Jenny Egan (MS '14)

Jenny Egan is currently an Animal Keeper at Disney's Animal Kingdom. Her job includes taking care of the animals and engaging with guests who are allowed to interact with our animals. She says, “as an ANZO student, I learned that there cannot just be one way to view animals, and that in order to educate the general public about zoos and the animals that reside in them, we have to make sure our lessons are relevant to the guests. We have to be able to teach about animals in their natural habitats and about how to preserve their wild spaces. We have begun to create more ways to teach about animals that allow children and adults to see more of their natural behaviors. Instead of always holding an animal during a demonstration, we have created carts that allow the animals to climb, play, and move around. During my time as an ANZO (which I still consider myself to be!), I studied guest perceptions of zoos and apply everything that I learned [as an ANZO student] at Animal Kingdom every day."


Heather Svoboda (MS '13)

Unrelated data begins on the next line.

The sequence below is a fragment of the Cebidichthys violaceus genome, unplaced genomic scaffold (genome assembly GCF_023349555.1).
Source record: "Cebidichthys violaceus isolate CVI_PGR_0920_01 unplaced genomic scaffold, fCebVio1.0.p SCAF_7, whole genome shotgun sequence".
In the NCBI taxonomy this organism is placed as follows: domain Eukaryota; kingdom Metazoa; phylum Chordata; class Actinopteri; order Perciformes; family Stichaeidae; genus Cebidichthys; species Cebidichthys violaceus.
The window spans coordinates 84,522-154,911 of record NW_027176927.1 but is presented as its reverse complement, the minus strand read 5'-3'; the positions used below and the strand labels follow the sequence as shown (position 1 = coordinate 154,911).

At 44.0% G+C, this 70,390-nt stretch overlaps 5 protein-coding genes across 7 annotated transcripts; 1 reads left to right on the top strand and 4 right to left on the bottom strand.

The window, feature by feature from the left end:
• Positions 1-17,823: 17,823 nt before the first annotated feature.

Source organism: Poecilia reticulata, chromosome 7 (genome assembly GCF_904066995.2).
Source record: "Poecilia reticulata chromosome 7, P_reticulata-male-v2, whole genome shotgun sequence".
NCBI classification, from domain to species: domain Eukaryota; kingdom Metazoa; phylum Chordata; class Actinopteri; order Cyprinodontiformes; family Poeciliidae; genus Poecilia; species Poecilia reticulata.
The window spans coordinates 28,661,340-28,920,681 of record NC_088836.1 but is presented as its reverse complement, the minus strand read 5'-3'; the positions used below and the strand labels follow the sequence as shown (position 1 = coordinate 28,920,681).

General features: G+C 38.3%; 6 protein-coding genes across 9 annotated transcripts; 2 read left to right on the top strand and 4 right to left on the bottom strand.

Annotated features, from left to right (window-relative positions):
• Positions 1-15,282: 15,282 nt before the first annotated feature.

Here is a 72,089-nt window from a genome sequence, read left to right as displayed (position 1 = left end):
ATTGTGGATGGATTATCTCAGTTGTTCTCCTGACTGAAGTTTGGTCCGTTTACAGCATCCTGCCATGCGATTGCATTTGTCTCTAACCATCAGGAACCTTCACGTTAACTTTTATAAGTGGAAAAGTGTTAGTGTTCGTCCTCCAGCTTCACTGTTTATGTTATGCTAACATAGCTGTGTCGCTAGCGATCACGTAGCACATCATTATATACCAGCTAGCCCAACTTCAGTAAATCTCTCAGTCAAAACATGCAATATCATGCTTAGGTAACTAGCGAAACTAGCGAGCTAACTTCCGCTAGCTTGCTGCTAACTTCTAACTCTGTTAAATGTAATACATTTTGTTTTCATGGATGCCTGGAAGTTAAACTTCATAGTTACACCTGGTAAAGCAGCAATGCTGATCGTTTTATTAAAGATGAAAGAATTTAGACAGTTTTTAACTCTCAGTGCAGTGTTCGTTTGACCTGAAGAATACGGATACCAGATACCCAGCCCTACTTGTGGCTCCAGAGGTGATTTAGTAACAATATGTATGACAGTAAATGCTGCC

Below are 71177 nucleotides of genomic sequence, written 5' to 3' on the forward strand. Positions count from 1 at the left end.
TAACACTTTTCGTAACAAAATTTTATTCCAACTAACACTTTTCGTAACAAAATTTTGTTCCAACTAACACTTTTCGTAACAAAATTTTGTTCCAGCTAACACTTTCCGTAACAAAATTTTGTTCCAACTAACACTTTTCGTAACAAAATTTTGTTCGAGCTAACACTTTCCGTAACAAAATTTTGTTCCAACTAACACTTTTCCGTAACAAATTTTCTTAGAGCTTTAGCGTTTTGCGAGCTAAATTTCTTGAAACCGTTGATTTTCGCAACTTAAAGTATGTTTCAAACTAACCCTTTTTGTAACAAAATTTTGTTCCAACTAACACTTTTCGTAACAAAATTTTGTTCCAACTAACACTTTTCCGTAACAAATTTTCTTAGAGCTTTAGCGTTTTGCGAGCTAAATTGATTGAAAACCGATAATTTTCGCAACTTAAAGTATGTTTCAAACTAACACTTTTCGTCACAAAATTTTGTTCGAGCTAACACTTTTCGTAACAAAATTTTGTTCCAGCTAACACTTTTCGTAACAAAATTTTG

Heather Svoboda keeps busy as the Communications & Development Manager for the Cat Adoption Team, a nonprofit feline-only animal shelter located near Portland, OR. She recently shared the following with us: "Animal sheltering is a passion of mine, and I’m fortunate to work as a communications and fundraising professional in this field. Simply put, it’s my job to talk to people about cats! My experience as an ANZO heightened my understanding of human-animal relationships and helps me look critically at issues surrounding pet adoption and shelter animal welfare. I bring this experience with me to talk with the press, the public, adopters, and donors about issues that impact shelter animals. Whether it’s marketing cats for adoption, earning donor support for programs that are crucial to shelter animal welfare, or collaborating with colleagues about best practices for shelter housing and enrichment, the critical thinking skills and animal behavior knowledge I gained in the Anthrozoology program are with me every step of the way!"